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Streams of Justice flowing for 10 years

Streams of Justice flowing for 10 years

by Christina Van Starkenburg

 

If you drive past 950 Main St. in the City of Vancouver, you will notice the Ten Year Tent City that sits on a site chosen for social housing. As the name suggests, this is not the first time there has been a tent city on this site. Ten years ago, Streams of Justice organized a tent city there as one of its first acts.
“Ten years ago in the fall of 2007, we occupied a piece of city-owned property that was designated, and has been designated, by the city for social housing,” says Dave Diewert, the organizer and one of the original members of Streams. “We occupied it because homelessness was on the increase, our shelters were inadequate and we wanted to draw attention to this burgeoning homeless crisis.”
They did draw attention to it. Diewert remembers being excited and feeling hopeful when United Nations Special Rapporteur on the Right to Adequate Housing, Miloon Kothari stopped by the site. However, despite Kothari’s negative report on homelessness in Canada, not much has changed today. Homelessness is still on the rise in Vancouver, and the city has the highest homeless rate in the region.
Streams of Justice is a Christian social justice group. Its members try to live as Jesus lived: as people who care for and stand in solidarity with those who are overlooked or oppressed. They strive to not simply help people where they are, but to learn about the roots of the problem and educate others on how the issues can be fixed from there. One of the ways Streams does this is through researching social justice issues, like homelessness and poverty, and holding roundtable discussions that explore and unpack them. “I think the first thing is to recognize that we need change, not just small reform, but substantial, systemic change to bring about a world that is based on and founded on justice,” shares Diewert.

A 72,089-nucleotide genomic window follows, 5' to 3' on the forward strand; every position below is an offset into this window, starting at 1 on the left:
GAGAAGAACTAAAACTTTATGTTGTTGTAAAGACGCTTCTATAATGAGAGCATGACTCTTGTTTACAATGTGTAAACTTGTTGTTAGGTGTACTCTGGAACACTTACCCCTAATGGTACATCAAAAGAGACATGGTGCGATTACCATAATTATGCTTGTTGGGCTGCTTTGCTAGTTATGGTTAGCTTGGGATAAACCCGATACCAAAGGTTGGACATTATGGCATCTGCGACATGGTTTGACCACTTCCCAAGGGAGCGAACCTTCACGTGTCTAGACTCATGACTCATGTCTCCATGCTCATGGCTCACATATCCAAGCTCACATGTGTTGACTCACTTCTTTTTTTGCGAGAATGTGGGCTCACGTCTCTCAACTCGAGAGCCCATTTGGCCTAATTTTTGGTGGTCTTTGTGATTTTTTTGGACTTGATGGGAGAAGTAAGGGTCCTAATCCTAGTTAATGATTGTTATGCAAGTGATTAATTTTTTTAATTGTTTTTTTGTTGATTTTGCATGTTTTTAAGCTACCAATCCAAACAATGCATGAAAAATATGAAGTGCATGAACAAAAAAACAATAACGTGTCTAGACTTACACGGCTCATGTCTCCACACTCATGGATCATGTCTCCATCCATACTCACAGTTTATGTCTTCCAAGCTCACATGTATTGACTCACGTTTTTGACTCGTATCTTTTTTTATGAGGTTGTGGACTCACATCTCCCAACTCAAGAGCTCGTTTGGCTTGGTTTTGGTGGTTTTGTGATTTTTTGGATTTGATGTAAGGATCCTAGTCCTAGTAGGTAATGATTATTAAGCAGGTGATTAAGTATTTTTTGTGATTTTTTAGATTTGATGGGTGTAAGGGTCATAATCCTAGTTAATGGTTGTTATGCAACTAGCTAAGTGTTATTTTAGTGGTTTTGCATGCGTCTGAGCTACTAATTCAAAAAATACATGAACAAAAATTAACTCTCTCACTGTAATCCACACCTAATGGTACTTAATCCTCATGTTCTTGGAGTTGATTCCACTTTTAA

Diewert fears Christians often fall short on helping the poor because we tend to think it means only volunteering at a foodbank, donating clothes to a women’s shelter, or putting extra money in the collection plate.
“In the face of a lot of issues of poverty, let’s say homelessness and other social issues, often the faith community has responded with charity. And we’re critical of that, if that’s all that is going on,” says Diewert. “I think that the church and faith community is slow in responding, because they’re afraid of engaging politically.”
Diewert hopes there will be more engagement in the Christian community, and a willingness to conduct critical and systemic analyses around these issues and their root causes.

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